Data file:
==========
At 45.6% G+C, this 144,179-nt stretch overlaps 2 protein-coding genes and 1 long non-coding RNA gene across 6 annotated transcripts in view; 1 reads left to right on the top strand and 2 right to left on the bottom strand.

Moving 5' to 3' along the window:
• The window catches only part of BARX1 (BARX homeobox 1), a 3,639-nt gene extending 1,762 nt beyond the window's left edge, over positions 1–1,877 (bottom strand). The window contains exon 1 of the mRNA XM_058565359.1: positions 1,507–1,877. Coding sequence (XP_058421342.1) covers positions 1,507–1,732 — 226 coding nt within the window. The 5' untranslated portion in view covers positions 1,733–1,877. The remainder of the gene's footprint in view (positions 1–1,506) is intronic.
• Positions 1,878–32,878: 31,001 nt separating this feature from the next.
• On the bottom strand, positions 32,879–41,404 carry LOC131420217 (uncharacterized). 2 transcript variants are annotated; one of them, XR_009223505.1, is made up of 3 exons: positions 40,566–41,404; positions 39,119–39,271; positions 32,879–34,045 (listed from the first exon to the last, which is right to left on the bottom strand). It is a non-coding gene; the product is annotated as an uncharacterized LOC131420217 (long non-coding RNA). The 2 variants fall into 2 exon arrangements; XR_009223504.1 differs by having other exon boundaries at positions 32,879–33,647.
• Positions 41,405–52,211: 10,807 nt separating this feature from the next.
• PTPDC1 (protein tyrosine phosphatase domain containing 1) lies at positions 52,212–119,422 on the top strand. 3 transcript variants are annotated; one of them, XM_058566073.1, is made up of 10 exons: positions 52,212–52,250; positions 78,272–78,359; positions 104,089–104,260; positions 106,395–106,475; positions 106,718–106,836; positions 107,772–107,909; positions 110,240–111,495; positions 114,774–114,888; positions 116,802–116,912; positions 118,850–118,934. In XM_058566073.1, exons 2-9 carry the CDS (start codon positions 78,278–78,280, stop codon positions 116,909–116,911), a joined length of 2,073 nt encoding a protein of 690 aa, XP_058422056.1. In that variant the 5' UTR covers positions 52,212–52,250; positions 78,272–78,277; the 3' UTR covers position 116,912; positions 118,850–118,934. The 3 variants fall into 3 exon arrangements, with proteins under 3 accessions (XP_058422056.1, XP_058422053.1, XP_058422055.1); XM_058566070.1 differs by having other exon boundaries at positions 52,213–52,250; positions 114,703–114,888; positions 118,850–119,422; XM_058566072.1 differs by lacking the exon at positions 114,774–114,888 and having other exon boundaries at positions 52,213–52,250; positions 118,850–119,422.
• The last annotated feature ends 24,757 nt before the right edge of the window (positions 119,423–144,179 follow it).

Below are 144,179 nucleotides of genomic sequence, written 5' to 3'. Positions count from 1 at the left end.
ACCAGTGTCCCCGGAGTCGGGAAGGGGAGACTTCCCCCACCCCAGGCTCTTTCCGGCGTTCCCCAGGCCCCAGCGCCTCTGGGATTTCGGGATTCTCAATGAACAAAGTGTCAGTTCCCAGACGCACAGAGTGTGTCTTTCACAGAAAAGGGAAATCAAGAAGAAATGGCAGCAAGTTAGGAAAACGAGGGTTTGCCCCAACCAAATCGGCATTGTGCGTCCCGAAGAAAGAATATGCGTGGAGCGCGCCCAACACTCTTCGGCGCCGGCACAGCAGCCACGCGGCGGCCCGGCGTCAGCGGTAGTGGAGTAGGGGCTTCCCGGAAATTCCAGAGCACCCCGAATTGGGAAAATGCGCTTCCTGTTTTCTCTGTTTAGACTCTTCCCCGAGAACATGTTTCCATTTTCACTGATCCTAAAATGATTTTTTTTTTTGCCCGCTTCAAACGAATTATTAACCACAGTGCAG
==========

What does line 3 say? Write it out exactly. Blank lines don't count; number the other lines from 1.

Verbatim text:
• The window catches only part of BARX1 (BARX homeobox 1), a 3,639-nt gene extending 1,762 nt beyond the window's left edge, over positions 1–1,877 (bottom strand). The window contains exon 1 of the mRNA XM_058565359.1: positions 1,507–1,877. Coding sequence (XP_058421342.1) covers positions 1,507–1,732 — 226 coding nt within the window. The 5' untranslated portion in view covers positions 1,733–1,877. The remainder of the gene's footprint in view (positions 1–1,506) is intronic.